Finley: Turn sights now to Clinton/DOJ collusion
Democrats, devastated that the president of the United States did not collude or conspire with the Russians to steal the 2016 election, are vowing to press on with their witch-hunt until they see Donald Trump burning at the stake.
Setting aside Special Prosecutor Robert Mueller's exoneration of the president on the collusion allegations and his failure to produce enough evidence to support obstruction of justice charges, the Democratic-controlled House intends to continue investigations of the Trump White House by every committee that can claim the slightest jurisdiction.
For the next 22 months, Democrats will be consumed with trying to get smoke out of the pop gun that is Mueller's report.
But they should be careful. That railroad has tracks running in both directions.
Sen. Lindsey Graham, R-South Carolina, began the Republican counteroffensive Monday by announcing he believes a second special prosecutor is warranted to investigate the shady beginnings of the collusion probe.
Justice Department Inspector General Michael Horowitz has for several months been probing possible abuse of the Foreign Intelligence Surveillance Act by the Department of Justice and FBI to jump-start the probe of Trump and his 2016 campaign team.
As Graham notes, that ground looks very fertile.
The FISA warrants enabled the wiretapping of campaign staff, and were justified by the infamous and unsubstantiated dossier assembled by ex-British Intelligence Officer Christopher Steele. Steele was paid by the political research firm GPS Fusion to work with the Russians to find dirt on Trump.
GPS Fusion, in turn, was paid by a law firm working for the Hillary Clinton campaign, which provided through back channels $5.6 million for the service.
In a legal deposition, Steele described the work as "an insurance policy" to be used to challenge the validity of the election should Clinton lose.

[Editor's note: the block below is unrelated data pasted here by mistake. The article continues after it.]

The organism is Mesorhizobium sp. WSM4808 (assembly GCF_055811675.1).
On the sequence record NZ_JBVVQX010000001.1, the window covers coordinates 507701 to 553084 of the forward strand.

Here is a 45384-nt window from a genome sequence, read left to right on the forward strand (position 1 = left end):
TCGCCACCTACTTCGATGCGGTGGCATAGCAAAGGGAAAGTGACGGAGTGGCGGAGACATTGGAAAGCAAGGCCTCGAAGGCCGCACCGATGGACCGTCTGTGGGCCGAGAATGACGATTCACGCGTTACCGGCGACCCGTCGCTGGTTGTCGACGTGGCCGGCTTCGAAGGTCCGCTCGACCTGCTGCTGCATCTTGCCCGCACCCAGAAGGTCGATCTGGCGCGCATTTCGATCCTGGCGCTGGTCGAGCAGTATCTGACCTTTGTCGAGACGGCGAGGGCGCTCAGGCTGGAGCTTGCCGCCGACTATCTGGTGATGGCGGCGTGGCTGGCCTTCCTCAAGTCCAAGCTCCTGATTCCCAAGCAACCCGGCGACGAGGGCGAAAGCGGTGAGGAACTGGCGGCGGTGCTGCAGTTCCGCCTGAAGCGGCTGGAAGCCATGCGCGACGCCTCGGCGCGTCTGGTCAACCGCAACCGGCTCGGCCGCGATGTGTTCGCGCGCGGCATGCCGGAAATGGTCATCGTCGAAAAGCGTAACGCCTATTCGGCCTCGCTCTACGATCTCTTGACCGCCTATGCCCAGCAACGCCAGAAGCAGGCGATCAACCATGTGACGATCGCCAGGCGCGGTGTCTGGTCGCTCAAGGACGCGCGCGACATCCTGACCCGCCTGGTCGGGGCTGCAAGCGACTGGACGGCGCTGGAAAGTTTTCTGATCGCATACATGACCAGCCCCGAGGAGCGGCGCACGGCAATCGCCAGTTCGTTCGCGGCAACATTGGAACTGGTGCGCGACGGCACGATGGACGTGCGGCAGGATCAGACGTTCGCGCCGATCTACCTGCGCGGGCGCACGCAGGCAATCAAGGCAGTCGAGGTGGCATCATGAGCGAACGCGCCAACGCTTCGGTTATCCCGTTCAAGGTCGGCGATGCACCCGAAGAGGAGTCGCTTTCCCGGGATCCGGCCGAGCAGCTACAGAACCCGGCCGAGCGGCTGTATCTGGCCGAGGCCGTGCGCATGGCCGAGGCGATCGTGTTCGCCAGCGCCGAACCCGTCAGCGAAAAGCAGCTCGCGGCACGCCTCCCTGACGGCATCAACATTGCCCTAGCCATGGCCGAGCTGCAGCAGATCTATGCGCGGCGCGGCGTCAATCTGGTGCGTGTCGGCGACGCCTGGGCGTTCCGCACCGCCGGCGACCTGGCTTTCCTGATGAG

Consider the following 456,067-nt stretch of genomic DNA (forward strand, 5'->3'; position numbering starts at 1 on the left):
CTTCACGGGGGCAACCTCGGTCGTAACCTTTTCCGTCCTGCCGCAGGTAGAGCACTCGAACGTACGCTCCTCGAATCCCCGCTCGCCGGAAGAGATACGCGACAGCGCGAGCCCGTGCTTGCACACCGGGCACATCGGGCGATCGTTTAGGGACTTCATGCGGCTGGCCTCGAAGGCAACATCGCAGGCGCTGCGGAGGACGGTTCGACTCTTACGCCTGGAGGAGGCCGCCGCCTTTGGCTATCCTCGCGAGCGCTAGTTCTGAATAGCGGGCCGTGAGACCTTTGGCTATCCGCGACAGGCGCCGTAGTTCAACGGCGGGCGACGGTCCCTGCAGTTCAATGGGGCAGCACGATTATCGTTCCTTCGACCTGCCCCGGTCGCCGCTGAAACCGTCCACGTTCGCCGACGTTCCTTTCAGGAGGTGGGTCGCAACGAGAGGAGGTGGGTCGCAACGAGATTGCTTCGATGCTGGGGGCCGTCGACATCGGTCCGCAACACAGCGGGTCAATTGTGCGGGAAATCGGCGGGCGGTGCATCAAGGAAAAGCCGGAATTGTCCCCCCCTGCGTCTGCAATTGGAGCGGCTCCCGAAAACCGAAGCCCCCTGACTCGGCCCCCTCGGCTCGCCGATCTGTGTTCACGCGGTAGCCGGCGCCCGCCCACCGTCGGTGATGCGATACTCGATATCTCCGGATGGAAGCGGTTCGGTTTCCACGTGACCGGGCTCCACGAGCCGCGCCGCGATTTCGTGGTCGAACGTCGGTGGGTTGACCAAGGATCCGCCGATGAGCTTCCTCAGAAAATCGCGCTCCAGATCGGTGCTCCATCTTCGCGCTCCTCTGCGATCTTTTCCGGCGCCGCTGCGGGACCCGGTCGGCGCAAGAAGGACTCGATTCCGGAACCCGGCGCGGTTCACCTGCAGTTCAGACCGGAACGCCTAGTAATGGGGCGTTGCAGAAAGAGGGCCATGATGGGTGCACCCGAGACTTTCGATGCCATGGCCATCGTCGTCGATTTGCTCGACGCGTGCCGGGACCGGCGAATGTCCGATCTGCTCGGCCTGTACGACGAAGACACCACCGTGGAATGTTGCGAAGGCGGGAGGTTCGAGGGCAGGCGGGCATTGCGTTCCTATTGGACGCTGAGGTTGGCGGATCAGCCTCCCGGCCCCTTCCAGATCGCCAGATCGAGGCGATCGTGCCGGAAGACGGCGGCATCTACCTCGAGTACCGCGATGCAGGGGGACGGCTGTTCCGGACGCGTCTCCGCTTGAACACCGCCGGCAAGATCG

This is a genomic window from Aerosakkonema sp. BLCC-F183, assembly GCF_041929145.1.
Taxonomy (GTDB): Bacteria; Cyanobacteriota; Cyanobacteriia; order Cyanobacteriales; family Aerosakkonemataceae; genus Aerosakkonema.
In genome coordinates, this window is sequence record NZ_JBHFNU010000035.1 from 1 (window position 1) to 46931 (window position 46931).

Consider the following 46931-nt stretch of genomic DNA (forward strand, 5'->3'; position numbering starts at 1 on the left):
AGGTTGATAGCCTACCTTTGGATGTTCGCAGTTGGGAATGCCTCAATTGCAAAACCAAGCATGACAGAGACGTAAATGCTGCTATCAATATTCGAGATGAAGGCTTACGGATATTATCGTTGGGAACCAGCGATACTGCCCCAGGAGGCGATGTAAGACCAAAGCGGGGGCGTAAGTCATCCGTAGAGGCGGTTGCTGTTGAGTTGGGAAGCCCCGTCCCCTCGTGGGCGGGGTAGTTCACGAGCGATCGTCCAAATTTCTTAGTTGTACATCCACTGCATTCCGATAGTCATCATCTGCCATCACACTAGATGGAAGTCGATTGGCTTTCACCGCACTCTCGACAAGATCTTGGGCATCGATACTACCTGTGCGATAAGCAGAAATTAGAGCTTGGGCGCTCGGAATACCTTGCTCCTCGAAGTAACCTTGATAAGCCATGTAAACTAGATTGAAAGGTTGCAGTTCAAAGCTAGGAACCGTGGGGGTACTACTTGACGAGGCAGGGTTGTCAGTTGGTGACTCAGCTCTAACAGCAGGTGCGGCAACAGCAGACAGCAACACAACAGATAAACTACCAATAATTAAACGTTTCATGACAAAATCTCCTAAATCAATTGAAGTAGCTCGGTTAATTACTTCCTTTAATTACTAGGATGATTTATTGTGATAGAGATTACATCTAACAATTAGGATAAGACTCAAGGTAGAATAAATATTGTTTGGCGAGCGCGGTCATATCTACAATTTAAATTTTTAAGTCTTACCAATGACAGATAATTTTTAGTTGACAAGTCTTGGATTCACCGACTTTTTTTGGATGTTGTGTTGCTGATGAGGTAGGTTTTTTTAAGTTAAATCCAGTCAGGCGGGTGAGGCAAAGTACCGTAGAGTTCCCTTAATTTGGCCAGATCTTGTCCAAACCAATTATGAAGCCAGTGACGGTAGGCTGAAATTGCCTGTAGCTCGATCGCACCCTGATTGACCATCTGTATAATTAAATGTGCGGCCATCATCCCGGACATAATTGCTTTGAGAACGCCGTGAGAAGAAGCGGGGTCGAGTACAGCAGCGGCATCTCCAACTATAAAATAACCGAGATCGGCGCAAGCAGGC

The dossier was widely leaked to the media, and found its way to the Justice Department via a Fusion employee, Nellie Ohr, whose husband Bruce works for the DOJ.
When it was taken to the FISA court, Steele's connections to the Clinton campaign weren't disclosed, nor were DOJ's own assessment that the document was unverified and likely not credible.
The eagerness of the FBI to run with the half-baked allegations was made clear from the extensive emails of agents Lisa Page and Peter Strzok, who wanted their own insurance policy against a Trump victory, and the congressional testimony of former FBI Deputy Director Andrew McCabe.
Mueller's appointment as special prosecutor was made necessary by McCabe's extreme anti-Trump bias.
For two years, rumors and DOJ leaks, breathlessly and uncritically repeated by the media, have had Americans waiting for "the walls to close in" on Trump and his family. Democrats, disappointed by the outcome of Mueller's exhaustive investigation, will keep trying to force them together.
But now, the more promising route to a smoking gun is the compelling evidence that a politicized Obama Justice Department colluded with the Clinton campaign and a compliant press to subvert the results of a presidential election.
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